Show Them Jesus
“There are many good books designed to make your teaching easier, but [Jack Klumpenhower’s Show Them Jesus: Teaching the Gospel to Kids] is not one of them” (p. 2).
Teaching children in Sunday School, Wednesday Night, and Small Group settings can be challenging but it’s also a tremendous privilege and responsibility. Creating moral children and teens who leave the church when they grow up is not the goal of any faithful bible teacher.
Rather, teachers who long to make a lasting impact on their students must keep the gospel front and center. The Bible is ultimately about Jesus and children need to see the infinite value and worth of Christ and what He has done for them in His life, death, and resurrection.
This is also a principle parents must incorporate in their family worship practices. Jack Klumpenhower is “simply looking for parents, Sunday school teachers, youth workers, Bible club directors, camp counselors, song leaders – anyone who works with kids – to join [him] in this manifesto: We pledge to teach the good news and show kids Jesus.” (p. 7).
Each chapter concludes with practical how-tos for teachers and parents.
Christian Leaders of the 18th Century
J.C. Ryle’s work on evangelicals of the 1700s was an unexpected delight. The study of history has fallen on hard times in this day and age. Sadly, this is true even in the church, as many do not know the stories of those who have gone before them.
J.C. Ryle understood this reality over 150 years ago in England and took it upon himself to give brief biological sketches of 11 men whom God used to bring about an evangelical revival that perhaps has never happened again on such an impressive scale since the 1700s.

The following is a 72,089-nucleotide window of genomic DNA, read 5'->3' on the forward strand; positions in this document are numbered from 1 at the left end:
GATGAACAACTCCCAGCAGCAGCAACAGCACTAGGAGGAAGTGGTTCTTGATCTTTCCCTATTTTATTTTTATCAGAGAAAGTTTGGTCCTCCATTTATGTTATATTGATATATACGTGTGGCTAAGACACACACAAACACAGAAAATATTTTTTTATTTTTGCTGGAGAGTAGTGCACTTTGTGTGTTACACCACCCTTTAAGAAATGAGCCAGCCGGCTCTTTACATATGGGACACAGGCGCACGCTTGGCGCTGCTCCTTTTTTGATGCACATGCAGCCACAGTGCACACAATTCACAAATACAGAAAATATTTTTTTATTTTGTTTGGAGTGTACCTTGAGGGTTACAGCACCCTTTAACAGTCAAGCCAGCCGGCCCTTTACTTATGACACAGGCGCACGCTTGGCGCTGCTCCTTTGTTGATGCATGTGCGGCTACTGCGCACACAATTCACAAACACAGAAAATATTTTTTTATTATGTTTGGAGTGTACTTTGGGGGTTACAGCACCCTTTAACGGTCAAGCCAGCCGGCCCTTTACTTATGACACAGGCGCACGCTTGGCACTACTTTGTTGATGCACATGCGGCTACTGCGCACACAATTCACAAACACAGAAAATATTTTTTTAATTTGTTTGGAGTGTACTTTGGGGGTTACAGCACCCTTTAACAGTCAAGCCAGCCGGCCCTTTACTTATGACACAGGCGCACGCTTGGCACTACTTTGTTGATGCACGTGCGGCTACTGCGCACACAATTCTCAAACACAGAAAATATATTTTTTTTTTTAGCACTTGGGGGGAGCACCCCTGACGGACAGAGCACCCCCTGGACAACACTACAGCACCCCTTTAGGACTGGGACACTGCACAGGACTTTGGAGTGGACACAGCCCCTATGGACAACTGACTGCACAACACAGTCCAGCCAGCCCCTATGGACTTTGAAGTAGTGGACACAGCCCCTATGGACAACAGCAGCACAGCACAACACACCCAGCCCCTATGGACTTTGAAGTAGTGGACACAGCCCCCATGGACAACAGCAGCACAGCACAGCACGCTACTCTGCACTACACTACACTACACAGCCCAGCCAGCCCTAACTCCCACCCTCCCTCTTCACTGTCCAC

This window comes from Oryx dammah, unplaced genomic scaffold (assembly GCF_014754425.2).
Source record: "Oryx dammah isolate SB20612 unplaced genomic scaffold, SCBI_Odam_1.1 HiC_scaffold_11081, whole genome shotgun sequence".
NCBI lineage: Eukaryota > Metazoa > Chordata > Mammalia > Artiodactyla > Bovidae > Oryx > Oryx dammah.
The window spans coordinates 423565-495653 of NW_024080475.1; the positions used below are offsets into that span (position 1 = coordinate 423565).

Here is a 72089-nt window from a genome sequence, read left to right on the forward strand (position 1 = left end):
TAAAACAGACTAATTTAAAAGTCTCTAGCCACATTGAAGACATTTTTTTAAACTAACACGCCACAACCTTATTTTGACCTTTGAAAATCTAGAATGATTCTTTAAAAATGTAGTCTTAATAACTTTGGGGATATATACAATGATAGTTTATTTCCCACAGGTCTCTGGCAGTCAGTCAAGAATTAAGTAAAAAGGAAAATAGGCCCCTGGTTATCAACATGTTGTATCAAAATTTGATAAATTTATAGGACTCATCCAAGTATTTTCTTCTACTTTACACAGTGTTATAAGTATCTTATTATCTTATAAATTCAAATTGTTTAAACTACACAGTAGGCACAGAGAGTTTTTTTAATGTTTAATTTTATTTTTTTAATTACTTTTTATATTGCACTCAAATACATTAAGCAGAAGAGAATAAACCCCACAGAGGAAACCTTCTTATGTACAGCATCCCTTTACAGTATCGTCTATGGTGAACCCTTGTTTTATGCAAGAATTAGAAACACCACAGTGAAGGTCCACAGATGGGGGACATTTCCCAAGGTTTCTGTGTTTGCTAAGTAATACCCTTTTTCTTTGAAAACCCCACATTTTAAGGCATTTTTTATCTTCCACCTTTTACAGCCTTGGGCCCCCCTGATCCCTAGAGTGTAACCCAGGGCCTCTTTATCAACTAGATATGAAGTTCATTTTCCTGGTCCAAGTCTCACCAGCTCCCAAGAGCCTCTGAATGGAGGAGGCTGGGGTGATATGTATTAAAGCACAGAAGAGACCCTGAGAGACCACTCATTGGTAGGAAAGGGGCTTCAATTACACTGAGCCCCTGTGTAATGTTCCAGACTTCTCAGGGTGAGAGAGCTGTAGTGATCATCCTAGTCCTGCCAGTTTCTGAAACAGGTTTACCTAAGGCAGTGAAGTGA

“This volume contains a mass of facts which have never been brought together before, and throws light on some points in English Church history which have never yet been rightly understood.” (p. 379)
This book, then, is a popular level introduction to the great work of God in the 18th century. The men listed, though differing at times on points of doctrine, were united in the hope of the gospel and seeing true change in the lives of those they ministered to.
Ryle’s purpose in Christian Leaders of the 18th Century is not merely to cite interesting facts. Rather, it is to rouse the people of his day toward a return to sound doctrine, holy lives, gospel preaching, and exalting Christ.
Christ and the Future
Christ and the Future is Cornelis Venema’s abridged version (basically) of the longer The Promise of the Future.
Jesus Christ is King! He is not merely going to be King one day, but He is King over everything right now even though this rule is not recognized and rejoiced in currently by everyone. This is a major, if not the major theme of Venema’s amillennial work on eschatology.